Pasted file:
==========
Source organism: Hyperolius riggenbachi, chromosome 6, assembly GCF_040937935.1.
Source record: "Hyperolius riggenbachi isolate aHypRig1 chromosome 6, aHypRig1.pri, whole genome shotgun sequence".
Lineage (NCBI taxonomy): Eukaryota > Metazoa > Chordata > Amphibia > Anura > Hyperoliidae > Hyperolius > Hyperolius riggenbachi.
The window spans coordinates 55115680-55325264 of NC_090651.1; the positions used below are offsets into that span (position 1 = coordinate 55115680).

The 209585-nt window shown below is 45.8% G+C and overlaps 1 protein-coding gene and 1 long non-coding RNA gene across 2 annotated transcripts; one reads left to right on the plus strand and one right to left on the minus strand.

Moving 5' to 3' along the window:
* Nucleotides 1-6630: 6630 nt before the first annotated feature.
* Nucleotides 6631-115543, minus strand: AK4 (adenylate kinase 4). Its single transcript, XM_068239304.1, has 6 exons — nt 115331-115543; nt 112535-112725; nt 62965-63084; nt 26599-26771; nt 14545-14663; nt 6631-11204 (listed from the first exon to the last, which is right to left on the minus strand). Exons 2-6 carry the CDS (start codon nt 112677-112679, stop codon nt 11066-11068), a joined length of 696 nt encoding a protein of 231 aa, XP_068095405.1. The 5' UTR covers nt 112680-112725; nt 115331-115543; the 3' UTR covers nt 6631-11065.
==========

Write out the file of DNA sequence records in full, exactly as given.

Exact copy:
Source organism: Hyperolius riggenbachi, chromosome 6, assembly GCF_040937935.1.
Source record: "Hyperolius riggenbachi isolate aHypRig1 chromosome 6, aHypRig1.pri, whole genome shotgun sequence".
Lineage (NCBI taxonomy): Eukaryota > Metazoa > Chordata > Amphibia > Anura > Hyperoliidae > Hyperolius > Hyperolius riggenbachi.
The window spans coordinates 55115680-55325264 of NC_090651.1; the positions used below are offsets into that span (position 1 = coordinate 55115680).

The 209585-nt window shown below is 45.8% G+C and overlaps 1 protein-coding gene and 1 long non-coding RNA gene across 2 annotated transcripts; one reads left to right on the plus strand and one right to left on the minus strand.

Moving 5' to 3' along the window:
* Nucleotides 1-6630: 6630 nt before the first annotated feature.
* Nucleotides 6631-115543, minus strand: AK4 (adenylate kinase 4). Its single transcript, XM_068239304.1, has 6 exons — nt 115331-115543; nt 112535-112725; nt 62965-63084; nt 26599-26771; nt 14545-14663; nt 6631-11204 (listed from the first exon to the last, which is right to left on the minus strand). Exons 2-6 carry the CDS (start codon nt 112677-112679, stop codon nt 11066-11068), a joined length of 696 nt encoding a protein of 231 aa, XP_068095405.1. The 5' UTR covers nt 112680-112725; nt 115331-115543; the 3' UTR covers nt 6631-11065.